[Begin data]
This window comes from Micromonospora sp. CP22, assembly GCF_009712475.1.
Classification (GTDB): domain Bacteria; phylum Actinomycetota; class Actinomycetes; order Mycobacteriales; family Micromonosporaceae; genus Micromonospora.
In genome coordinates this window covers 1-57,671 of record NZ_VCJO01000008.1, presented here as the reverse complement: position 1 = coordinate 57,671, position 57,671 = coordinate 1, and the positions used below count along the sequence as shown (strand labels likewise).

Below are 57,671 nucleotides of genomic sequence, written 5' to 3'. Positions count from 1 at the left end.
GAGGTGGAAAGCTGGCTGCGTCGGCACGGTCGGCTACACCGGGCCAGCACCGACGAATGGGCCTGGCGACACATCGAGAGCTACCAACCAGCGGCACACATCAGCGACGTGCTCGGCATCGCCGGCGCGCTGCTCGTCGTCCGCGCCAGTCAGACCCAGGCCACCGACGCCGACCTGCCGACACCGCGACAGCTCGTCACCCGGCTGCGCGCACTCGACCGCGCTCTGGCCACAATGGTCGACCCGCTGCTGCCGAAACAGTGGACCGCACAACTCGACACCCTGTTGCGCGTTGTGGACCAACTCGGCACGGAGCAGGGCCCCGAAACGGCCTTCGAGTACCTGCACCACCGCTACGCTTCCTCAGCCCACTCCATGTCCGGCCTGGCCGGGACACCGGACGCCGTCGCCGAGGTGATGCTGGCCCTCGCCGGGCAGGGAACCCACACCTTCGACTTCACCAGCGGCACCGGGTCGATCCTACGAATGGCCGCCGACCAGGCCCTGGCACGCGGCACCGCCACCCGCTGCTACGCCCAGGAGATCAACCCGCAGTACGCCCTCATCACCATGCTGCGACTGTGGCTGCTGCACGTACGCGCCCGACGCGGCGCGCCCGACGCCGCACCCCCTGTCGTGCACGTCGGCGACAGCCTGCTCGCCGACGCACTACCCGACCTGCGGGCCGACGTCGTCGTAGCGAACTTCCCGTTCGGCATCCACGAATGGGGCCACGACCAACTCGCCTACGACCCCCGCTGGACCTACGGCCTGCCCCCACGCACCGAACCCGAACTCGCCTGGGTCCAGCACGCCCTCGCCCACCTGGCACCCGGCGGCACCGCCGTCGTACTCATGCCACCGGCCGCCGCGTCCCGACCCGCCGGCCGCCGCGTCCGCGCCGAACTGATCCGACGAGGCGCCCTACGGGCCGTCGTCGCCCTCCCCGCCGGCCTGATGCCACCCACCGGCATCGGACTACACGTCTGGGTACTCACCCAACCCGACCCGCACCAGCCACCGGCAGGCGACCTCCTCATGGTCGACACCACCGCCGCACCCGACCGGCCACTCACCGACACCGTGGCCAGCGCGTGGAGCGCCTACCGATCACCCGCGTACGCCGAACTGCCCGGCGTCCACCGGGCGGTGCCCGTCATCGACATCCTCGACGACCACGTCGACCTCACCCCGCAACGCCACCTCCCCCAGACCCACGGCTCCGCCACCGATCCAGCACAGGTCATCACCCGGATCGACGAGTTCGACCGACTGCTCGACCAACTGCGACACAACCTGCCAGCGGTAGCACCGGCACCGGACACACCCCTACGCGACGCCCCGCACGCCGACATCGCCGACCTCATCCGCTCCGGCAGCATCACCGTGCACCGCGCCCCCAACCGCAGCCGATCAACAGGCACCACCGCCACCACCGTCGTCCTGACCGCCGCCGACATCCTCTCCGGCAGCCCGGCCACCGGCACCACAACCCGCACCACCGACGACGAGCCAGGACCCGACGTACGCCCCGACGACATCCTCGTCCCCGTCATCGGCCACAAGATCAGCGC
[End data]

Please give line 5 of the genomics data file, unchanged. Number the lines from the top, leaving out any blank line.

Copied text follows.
GAGGTGGAAAGCTGGCTGCGTCGGCACGGTCGGCTACACCGGGCCAGCACCGACGAATGGGCCTGGCGACACATCGAGAGCTACCAACCAGCGGCACACATCAGCGACGTGCTCGGCATCGCCGGCGCGCTGCTCGTCGTCCGCGCCAGTCAGACCCAGGCCACCGACGCCGACCTGCCGACACCGCGACAGCTCGTCACCCGGCTGCGCGCACTCGACCGCGCTCTGGCCACAATGGTCGACCCGCTGCTGCCGAAACAGTGGACCGCACAACTCGACACCCTGTTGCGCGTTGTGGACCAACTCGGCACGGAGCAGGGCCCCGAAACGGCCTTCGAGTACCTGCACCACCGCTACGCTTCCTCAGCCCACTCCATGTCCGGCCTGGCCGGGACACCGGACGCCGTCGCCGAGGTGATGCTGGCCCTCGCCGGGCAGGGAACCCACACCTTCGACTTCACCAGCGGCACCGGGTCGATCCTACGAATGGCCGCCGACCAGGCCCTGGCACGCGGCACCGCCACCCGCTGCTACGCCCAGGAGATCAACCCGCAGTACGCCCTCATCACCATGCTGCGACTGTGGCTGCTGCACGTACGCGCCCGACGCGGCGCGCCCGACGCCGCACCCCCTGTCGTGCACGTCGGCGACAGCCTGCTCGCCGACGCACTACCCGACCTGCGGGCCGACGTCGTCGTAGCGAACTTCCCGTTCGGCATCCACGAATGGGGCCACGACCAACTCGCCTACGACCCCCGCTGGACCTACGGCCTGCCCCCACGCACCGAACCCGAACTCGCCTGGGTCCAGCACGCCCTCGCCCACCTGGCACCCGGCGGCACCGCCGTCGTACTCATGCCACCGGCCGCCGCGTCCCGACCCGCCGGCCGCCGCGTCCGCGCCGAACTGATCCGACGAGGCGCCCTACGGGCCGTCGTCGCCCTCCCCGCCGGCCTGATGCCACCCACCGGCATCGGACTACACGTCTGGGTACTCACCCAACCCGACCCGCACCAGCCACCGGCAGGCGACCTCCTCATGGTCGACACCACCGCCGCACCCGACCGGCCACTCACCGACACCGTGGCCAGCGCGTGGAGCGCCTACCGATCACCCGCGTACGCCGAACTGCCCGGCGTCCACCGGGCGGTGCCCGTCATCGACATCCTCGACGACCACGTCGACCTCACCCCGCAACGCCACCTCCCCCAGACCCACGGCTCCGCCACCGATCCAGCACAGGTCATCACCCGGATCGACGAGTTCGACCGACTGCTCGACCAACTGCGACACAACCTGCCAGCGGTAGCACCGGCACCGGACACACCCCTACGCGACGCCCCGCACGCCGACATCGCCGACCTCATCCGCTCCGGCAGCATCACCGTGCACCGCGCCCCCAACCGCAGCCGATCAACAGGCACCACCGCCACCACCGTCGTCCTGACCGCCGCCGACATCCTCTCCGGCAGCCCGGCCACCGGCACCACAACCCGCACCACCGACGACGAGCCAGGACCCGACGTACGCCCCGACGACATCCTCGTCCCCGTCATCGGCCACAAGATCAGCGC